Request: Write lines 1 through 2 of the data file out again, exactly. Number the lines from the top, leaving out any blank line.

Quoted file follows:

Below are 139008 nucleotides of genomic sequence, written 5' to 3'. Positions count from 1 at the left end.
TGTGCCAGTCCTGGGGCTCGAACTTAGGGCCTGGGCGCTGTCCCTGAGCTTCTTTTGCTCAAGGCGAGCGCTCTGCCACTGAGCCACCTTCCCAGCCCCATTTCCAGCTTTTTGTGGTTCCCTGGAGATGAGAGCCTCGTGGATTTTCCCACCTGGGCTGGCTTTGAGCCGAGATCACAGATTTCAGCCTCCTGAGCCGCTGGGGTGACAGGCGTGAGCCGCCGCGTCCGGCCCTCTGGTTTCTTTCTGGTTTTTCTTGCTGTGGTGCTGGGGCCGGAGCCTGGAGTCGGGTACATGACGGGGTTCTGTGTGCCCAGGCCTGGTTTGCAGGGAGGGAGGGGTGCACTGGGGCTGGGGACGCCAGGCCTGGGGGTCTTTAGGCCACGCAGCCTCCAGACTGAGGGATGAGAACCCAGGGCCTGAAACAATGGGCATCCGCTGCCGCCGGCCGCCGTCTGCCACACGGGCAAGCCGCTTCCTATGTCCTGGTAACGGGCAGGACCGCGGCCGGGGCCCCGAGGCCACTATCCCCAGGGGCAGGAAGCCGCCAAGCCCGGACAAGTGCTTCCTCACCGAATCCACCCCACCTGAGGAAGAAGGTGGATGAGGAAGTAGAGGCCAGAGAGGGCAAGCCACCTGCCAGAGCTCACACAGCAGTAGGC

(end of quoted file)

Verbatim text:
Below are 139008 nucleotides of genomic sequence, written 5' to 3'. Positions count from 1 at the left end.
TGTGCCAGTCCTGGGGCTCGAACTTAGGGCCTGGGCGCTGTCCCTGAGCTTCTTTTGCTCAAGGCGAGCGCTCTGCCACTGAGCCACCTTCCCAGCCCCATTTCCAGCTTTTTGTGGTTCCCTGGAGATGAGAGCCTCGTGGATTTTCCCACCTGGGCTGGCTTTGAGCCGAGATCACAGATTTCAGCCTCCTGAGCCGCTGGGGTGACAGGCGTGAGCCGCCGCGTCCGGCCCTCTGGTTTCTTTCTGGTTTTTCTTGCTGTGGTGCTGGGGCCGGAGCCTGGAGTCGGGTACATGACGGGGTTCTGTGTGCCCAGGCCTGGTTTGCAGGGAGGGAGGGGTGCACTGGGGCTGGGGACGCCAGGCCTGGGGGTCTTTAGGCCACGCAGCCTCCAGACTGAGGGATGAGAACCCAGGGCCTGAAACAATGGGCATCCGCTGCCGCCGGCCGCCGTCTGCCACACGGGCAAGCCGCTTCCTATGTCCTGGTAACGGGCAGGACCGCGGCCGGGGCCCCGAGGCCACTATCCCCAGGGGCAGGAAGCCGCCAAGCCCGGACAAGTGCTTCCTCACCGAATCCACCCCACCTGAGGAAGAAGGTGGATGAGGAAGTAGAGGCCAGAGAGGGCAAGCCACCTGCCAGAGCTCACACAGCAGTAGGC